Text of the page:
Today, I was sitting at a local coffee shop flipping through an old folder on my computer full of pieces of writing I started years ago. I found a book I started drafting about my life that I started writing about 9 years ago (when I was only 20 or 21 years old!) but I never finished.
Even if you don’t read all of the old scribbles that I share below, my intent with this post is to share a simple, positive message…We’ve had it in us all along to create and follow our passions even if we don’t necessarily think we have. Our past can reveal a lot about ourselves and our inner passions, and in turn, can even help us with our future.
Right before I ran across this writing draft today, I read an article about something similar. (Ironic, huh?) If you have the time, I highly recommend this article titled, “To Find Your Next Act, Look Back To Your Childhood”.
Below I share the few pages of unedited writing I started around 9 years ago for a book called,
“Life of Aleesa”
What should you do when you have faced many battles to get to your future? This is a question that is reoccurring in my mind each day. When I came from the ground bottom, and I have fought hard to make to where I am now, I feel as though I should spread my experience to others in a community-serving — life-touching way. My story is a challenge that I hope to enlighten others to forgo so they will see what life will bring them. Go the distances and do everything you can to make your goals and dreams in life a reality.
I grew up in a single parent, poverty-challenged lifestyle. It wasn’t evident to me until I noticed in the lunch lines in elementary school my lunches were registered differently than other students. Why was I unable to get the Ali-carte lunch menu? I noticed something was different about me. Every weekend my mom and went to the local pantry to receive our box full of the necessities we needed to make it through. For many years at Christmas time, remembering faintly, I remember walking into a small corner room connected to a downtown business building. Inside it was like the North Pole before Santa made his deliveries, in my mind that is. Why did I go to an unfamiliar building for Christmas presents and not my apartment? It was hitting me that I was different.
I was told at a young age in a settle way that college was important. My grandmother made me a unicorn bank when I was born which was placed on a tall shelf in my bedroom throughout early childhood. My mother would put a few pennies in the bank and say leave this here and keep adding to it throughout your school years and maybe just maybe you’ll have enough money saved to go to college.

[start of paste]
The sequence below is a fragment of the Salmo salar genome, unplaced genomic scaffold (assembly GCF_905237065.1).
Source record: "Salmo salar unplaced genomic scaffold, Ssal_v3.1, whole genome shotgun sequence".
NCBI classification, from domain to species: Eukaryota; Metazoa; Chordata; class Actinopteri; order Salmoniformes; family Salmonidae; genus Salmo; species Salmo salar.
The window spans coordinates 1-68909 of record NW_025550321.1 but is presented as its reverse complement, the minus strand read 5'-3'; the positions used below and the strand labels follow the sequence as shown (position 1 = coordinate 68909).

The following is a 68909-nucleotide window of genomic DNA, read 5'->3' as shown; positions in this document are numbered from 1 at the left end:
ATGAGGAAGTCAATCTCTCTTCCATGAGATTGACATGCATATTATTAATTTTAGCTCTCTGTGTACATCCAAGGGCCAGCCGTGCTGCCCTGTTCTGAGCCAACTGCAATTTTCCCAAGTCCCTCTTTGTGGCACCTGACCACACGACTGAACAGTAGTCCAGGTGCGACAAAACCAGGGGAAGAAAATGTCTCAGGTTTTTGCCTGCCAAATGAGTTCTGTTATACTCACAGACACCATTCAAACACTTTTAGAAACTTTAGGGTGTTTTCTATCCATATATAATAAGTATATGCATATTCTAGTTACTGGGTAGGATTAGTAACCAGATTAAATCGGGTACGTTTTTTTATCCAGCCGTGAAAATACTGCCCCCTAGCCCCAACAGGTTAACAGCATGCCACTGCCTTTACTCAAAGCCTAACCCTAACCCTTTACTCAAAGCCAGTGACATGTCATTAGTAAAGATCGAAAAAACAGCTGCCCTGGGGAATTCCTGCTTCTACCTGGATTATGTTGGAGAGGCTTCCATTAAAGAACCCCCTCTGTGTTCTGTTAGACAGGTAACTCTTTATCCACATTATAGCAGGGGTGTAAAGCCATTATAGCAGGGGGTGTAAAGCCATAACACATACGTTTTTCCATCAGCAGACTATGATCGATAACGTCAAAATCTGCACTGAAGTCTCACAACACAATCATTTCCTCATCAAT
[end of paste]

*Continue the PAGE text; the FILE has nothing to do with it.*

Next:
It was always there inside me after the realization that I was different than others that I had to be different than most children. I would detain from my friends and talk to grown-ups as though I was all grown up. I wanted to change the way things were. I told my mom I would find a job so we could get a house when I was only nine. I was unaware that no one would hire me. I know now what she must have felt. I learned the greatness of charity and donation at a young age. The nearby Christian Summer Camp named Kimble Camp always seemed interesting to me, but my mom would always say it was too much money. One year the camp offered students to come to the camp for fundraising efforts. Walking door to door around the community and standing just inside by the doorway at a local gas station named Eddie’s I raised all $700.00 to attend camp that summer. I felt great! I knew hard work meant you can receive something that’s great. I continued fundraising to attend for five years after. School was important to me growing up. I was told again and again by my mother I could do anything and be anything. I was going to make it happen.
I was the nerd that everyone wanted their homework answers from. I was the unfashionable queen who sat with the “Dirty Ball Crowd” and wore those ugly nylon, stretch around the foot spandex. I was the band geek. I was a National Honor Society member. I was the person who respected everyone. I was the news nerd that watched c-span and news reports because that’s the only channels that would come in without cable. I was the one who wore elf ears to help with Santa’s Workshop. I was the shy girl scout. I was the young volunteer who stood outside Walmart in zero degree temperatures ringing the Salvation Army bell. I was the girl whose family bought food at Save-A-Lot.